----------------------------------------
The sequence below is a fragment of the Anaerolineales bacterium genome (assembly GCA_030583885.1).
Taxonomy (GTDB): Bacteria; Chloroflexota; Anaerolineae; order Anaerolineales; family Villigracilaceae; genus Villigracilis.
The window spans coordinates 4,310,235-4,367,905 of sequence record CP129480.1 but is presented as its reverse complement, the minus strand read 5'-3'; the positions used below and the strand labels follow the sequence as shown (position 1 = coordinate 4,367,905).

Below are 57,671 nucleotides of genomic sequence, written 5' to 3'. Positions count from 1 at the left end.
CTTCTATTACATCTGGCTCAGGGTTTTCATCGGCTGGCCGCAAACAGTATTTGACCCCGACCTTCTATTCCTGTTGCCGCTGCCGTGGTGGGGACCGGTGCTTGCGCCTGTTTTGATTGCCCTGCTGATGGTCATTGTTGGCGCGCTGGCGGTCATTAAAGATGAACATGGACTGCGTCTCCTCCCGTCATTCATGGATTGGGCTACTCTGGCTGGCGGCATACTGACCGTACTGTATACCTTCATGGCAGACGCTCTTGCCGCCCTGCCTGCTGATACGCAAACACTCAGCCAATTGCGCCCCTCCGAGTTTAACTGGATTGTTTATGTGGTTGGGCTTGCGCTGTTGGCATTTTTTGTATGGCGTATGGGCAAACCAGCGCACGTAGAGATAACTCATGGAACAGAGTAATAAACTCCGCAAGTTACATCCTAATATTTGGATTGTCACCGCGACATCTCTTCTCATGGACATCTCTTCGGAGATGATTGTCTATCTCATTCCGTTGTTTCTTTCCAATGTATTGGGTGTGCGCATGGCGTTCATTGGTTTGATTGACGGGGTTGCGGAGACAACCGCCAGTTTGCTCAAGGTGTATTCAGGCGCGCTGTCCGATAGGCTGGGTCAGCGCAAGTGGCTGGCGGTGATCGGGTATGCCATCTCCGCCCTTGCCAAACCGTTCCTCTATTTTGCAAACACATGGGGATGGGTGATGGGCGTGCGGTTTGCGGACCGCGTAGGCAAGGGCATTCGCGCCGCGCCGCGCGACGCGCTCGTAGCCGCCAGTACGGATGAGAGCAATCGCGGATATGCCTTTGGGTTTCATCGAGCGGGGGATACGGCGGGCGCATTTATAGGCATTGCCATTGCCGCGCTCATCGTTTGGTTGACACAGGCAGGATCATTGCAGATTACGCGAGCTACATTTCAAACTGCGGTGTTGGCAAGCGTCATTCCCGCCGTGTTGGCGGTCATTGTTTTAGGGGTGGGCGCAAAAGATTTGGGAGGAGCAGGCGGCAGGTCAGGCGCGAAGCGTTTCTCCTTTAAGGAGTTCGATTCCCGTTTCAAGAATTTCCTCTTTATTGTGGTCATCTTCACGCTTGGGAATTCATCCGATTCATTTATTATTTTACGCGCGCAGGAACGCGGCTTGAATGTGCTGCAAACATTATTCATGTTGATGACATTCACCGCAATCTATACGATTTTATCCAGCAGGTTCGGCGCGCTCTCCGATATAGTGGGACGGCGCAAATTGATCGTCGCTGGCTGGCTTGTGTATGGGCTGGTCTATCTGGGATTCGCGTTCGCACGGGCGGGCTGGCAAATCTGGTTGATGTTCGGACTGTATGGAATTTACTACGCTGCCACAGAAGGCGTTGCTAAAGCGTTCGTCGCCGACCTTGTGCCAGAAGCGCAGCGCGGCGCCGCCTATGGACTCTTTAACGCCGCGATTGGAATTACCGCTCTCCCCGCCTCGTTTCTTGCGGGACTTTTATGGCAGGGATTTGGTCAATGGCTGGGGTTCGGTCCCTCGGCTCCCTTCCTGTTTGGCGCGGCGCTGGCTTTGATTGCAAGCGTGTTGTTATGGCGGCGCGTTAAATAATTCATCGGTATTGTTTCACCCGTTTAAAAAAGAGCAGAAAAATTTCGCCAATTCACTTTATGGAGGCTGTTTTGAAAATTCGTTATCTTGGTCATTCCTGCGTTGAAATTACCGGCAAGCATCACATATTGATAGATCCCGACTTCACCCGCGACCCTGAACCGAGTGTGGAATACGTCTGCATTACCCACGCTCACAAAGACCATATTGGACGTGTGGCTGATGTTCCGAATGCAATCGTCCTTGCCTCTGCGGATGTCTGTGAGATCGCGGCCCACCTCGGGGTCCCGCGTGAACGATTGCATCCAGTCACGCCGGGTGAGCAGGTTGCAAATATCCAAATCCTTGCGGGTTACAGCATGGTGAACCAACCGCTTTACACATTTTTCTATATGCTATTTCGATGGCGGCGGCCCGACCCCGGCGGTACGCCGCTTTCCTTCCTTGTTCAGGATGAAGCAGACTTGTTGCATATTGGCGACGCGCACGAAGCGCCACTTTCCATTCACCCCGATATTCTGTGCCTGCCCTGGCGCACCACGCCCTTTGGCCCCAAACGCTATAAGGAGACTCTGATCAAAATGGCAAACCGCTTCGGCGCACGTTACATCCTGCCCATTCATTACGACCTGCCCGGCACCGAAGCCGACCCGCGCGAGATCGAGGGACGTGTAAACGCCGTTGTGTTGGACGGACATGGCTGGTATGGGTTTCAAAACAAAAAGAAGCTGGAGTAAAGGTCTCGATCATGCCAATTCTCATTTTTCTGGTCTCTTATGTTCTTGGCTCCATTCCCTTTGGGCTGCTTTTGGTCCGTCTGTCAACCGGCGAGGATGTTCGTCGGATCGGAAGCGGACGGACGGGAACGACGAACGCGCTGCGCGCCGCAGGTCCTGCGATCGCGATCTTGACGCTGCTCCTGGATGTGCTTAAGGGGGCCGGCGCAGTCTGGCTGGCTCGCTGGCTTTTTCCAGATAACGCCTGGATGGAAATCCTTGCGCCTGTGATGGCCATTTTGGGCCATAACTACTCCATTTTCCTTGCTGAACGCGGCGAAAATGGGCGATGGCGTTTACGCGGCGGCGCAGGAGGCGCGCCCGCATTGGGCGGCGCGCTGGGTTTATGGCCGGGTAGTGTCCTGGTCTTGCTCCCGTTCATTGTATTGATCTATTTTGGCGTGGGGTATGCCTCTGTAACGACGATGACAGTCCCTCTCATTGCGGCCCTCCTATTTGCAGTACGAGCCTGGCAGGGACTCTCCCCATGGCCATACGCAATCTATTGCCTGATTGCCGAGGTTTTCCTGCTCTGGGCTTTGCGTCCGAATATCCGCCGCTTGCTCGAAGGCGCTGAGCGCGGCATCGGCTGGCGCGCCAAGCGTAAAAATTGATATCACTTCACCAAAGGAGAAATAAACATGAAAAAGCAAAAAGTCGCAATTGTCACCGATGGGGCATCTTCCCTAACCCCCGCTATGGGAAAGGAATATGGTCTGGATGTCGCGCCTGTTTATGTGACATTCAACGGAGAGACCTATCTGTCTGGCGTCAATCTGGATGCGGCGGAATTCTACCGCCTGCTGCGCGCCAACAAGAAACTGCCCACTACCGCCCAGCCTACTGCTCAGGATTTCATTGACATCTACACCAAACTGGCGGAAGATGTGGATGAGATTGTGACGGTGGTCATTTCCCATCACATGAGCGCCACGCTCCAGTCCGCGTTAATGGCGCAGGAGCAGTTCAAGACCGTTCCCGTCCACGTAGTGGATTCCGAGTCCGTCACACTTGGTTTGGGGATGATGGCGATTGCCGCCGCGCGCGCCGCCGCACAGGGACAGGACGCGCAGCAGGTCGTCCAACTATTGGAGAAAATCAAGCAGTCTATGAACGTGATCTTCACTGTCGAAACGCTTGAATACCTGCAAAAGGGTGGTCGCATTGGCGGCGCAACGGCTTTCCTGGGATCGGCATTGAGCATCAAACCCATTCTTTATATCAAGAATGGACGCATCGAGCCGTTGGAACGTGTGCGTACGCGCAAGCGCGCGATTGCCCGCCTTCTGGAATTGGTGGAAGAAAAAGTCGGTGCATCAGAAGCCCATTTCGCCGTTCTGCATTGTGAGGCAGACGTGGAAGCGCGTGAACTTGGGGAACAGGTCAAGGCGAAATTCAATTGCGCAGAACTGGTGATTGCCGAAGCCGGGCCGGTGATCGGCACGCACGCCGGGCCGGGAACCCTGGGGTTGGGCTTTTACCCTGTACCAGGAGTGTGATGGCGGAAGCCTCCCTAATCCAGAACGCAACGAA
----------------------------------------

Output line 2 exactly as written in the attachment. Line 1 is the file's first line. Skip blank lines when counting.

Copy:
Taxonomy (GTDB): Bacteria; Chloroflexota; Anaerolineae; order Anaerolineales; family Villigracilaceae; genus Villigracilis.